Taxes. Every year you have to unearth all the documents necessary, figure out how to make sure you don’t owe anything and perhaps are getting some back, and then lodge them with the Australian Taxation Office before 30 June each year.

Even if you feel like you’re doing everything right, there’s usually something you’re missing that could make your taxes decrease and your return increase. According to a 2015 article in the Adelaide Advertiser, “an analysis by tax accountants H&R Block found that close to a third of Australians are under-claiming tax deductions by an estimated $1 billion, while a separate survey from Officeworks has found that more than half of taxpayers don’t take advantage of tax time opportunities because they do not collect receipts.”

The following are five simple tips that could help you keep more of that money you work so hard to earn.

1. Manage your receipts

One of the easiest thing to do is keep track of your receipts so when it comes time to make your deductions you can easily show evidence. For example, any time you cover a work-related expense or make a purchase that you need for work, you need to keep track of it. Does your office take care of all your supplies or do you provide some?

If you provided anything from pens to a coffee machine, make note of it. In addition, you’ll need receipts when you are showing a donation made, membership fees paid, home internet costs and even the bill for hiring a tax professional. All of these are part of deductions you could be missing out on if you don’t keep track of your receipts.

An easy way to help yourself is to download an app that logs and keeps track of receipts. The ability to take a quick picture of receipt as soon as you make the purchase or finish an online transaction will help you be able to find them come tax time. One such app is Etax, which is easily downloaded for both iPhones and Androids. The app allows you to categorise, record and add notes. Plus, it’s all in one spot come tax time.

2. Keep a mileage log

Lots of people understand that you can claim mileage on your car, as long as you don’t already get reimbursed at work. However, you might miss some of the other expenses that also are tax deductible, such as depreciation of the car, registration, insurance and cost of keeping it running including fuel, oil changes and other services. But in order to take all these deductions as well as mileage, you’ll need records to back up what you claim. Keeping an extremely detailed logbook is the best way to get “mileage” out of your miles.

3. Find all the claims

People miss opportunities all the time to claim deductions. There are those for your career — for example, most people know about education deductions, but what about theatre and film tickets for an actor? And don’t forget about the deductions for working from home, even if it’s only some of the time. For instance, you can look into deductions for office furniture, phones, a portion of monthly bills (such as heating and electric as well as internet) and even part of the mortgage payment. However, keep in mind some of these deductions depend on having dedicated office space that you claim to use when working from home.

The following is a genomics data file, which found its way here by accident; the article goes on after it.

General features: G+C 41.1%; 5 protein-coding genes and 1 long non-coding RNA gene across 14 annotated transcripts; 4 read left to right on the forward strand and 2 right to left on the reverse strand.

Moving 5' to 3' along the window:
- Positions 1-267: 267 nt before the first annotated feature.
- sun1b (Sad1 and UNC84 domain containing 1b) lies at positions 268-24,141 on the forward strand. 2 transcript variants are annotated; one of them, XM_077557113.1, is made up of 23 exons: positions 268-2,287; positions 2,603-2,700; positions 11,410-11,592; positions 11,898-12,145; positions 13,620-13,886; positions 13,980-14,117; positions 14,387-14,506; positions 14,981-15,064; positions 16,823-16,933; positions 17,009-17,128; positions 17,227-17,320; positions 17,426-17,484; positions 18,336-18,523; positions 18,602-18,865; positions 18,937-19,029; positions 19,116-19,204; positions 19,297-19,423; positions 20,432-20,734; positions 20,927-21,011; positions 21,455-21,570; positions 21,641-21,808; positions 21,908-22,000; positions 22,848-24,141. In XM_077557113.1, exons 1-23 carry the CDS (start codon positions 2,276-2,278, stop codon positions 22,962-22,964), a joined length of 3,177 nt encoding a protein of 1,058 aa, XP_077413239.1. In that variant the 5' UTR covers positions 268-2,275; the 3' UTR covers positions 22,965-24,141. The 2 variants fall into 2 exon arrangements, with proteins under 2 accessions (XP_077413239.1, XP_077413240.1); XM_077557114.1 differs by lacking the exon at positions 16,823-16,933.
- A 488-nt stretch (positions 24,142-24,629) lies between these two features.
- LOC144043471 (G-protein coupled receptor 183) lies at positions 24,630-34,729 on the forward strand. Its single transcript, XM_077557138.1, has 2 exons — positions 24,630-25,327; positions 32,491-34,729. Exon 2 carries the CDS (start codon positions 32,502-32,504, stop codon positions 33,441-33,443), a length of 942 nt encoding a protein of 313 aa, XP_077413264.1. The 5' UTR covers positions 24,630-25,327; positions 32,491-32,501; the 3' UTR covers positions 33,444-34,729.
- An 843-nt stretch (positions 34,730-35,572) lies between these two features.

4. Track those donations

Don’t forget to track any and all donations made throughout the year. Obviously, throwing some change in a donation jar doesn’t count, but full-fledged, write-the-check donations to charities do, even if they aren’t huge amounts. Make sure you get a receipt or letter noting your donation amount and where you donated. It might be a good idea to check into whether the charity has Deductible Gift Recipient status and, most importantly, if you received any benefits from the donation. The following charity-related purchases do not count for donations:

  • Raffle tickets
  • Purchasing tickets for fundraisers
  • Buying items sold as a fundraiser
  • Membership fees
  • Winning and paying for auction items at a charitable event.

There could be even more, so it’s best to check before you try to claim it as a donation.

5. Seek the advice of a professional (or at least consider software)

The last piece of advice will help you more than anything else — consider using a professional, or at least tax software. The accountant (or even software) knows the right things to ask for, where to look for additional deductions, how to handle any tricky tax issues you might have and how to plan for the coming years.

Seeking the help of a professional will allow you to just turn over all those receipts, paperwork and records you keep and let their experience guide you in the best way to complete your taxes. Trained professionals know how to maximise the claims and get you the biggest tax return. And don’t forget peace of mind!

Should you run into a situation and you owe money to ATO that you didn’t anticipate, don’t worry. If you feel like you want to skip the ATO payments, then consider taking out a secured medium-term loan to bridge the gap. However, hopefully, following tips like the above and seeking professional advice might save you from any surprises and perhaps even give you a bit of a larger tax refund. Happy claiming!